Time Machine: Short story

I found a time machine.  It was sitting in the basement of my apartment complex, and I fired it up.  I thought I could cut through a lot of human suffering and misery by going back in time and educating humanity’s ancestors about science.  So I printed a few basic concepts off of the internet and went back in time.

My first stop was ancient Egypt.  I stood out, wearing clothes they’ve never seen before, dyed in a myriad of colors they couldn’t produce.  My skin deathly pale by their standards, my hair light colored, and found everywhere, not just on my head.  I must have looked like a monster.  But I tried my best to tell them about how the sun isn’t a god that is reborn every morning and killed every night.  The sun is a star, and our planet travels around it, spinning to give the sun its path.  I told them that boiling their water would eliminate parasites and germs, leading to a healthier civilization.  I told them that enslaving their neighbors is wrong, and that it eliminates foreign markets which could mutually benefit everyone.  I expected this to change life for them.


It didn’t.  It enraged them.  How dare I compare Ra to the tiny specs of light that take no personal interest in the personal lives of the Egyptians?  Ra breathed life into the world!  How dare I take the blessings of mother Osiris and boil it, as if it were not good enough to pull part of the river god straight form her body?  How dare I question the wise and powerful Pharaoh?  If he needed more slaves to build monuments to his glory, who was I to question that?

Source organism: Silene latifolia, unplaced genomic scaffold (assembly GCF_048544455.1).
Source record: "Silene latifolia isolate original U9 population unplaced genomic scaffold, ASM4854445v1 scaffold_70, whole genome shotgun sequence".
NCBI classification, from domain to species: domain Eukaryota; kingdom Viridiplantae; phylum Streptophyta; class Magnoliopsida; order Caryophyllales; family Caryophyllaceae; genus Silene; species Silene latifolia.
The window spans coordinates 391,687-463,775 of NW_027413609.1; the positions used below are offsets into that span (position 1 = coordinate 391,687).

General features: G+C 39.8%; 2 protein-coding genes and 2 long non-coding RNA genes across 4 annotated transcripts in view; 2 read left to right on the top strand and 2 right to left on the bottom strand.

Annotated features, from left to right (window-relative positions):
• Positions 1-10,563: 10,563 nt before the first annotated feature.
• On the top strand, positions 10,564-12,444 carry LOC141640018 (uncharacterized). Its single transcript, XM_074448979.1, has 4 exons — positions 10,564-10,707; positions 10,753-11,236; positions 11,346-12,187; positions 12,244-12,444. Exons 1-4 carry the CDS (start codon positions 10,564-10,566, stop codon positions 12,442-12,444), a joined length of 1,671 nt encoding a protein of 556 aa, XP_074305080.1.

So I left ancient Egypt and went to the Dark Ages of Europe.  I told them that the Black Death that was everywhere was caused by germs that lived in fleas, which lived on rats.  Killing all of the cats because they were thought to be witches was eliminating the predator of the rat which spread the plague.  I told them that simply washing your hands before delivering a baby would greatly increase the health of the baby.  I told them that launching war after war because they believed in a slightly different ghost than the people they were fighting was a dumb reason to launch crusade after crusade.  Again I was driven out.  How dare I stand up for the witches?  What kind of evil spell was I casting on the midwives that they had to wash their hands?  Why did I spit in the face of lord and savior Jesus when he needed the armies of Europe to march and destroy everyone not like the people in Europe?  So I left.


I tried all sorts of places with all sorts of helpful advice.  I tried telling the Vikings that human sacrifice doesn’t do much to change barometric pressure, so it won’t bring the rain.  I told early Islam to really nail the specifics of succession down so that later tribes won’t have a few millennia of bloodshed over it.  I tried telling the surf class that they could keep the product of their labor because they outnumber the royalty 99 to 1, and they can bring down the kingdom and raise up a representative government.  I told the early Catholic Church that plundering all of the money from the poorest people in Europe in order to build lavish castles in Italy will probably send the wrong signal about what you’re trying to accomplish.  I tried to tell America’s forefathers to really consider what they were writing down when those slave owners were writing “All men are created equal”.  Didn’t matter where I went, I was constantly driven out.  So I went back home.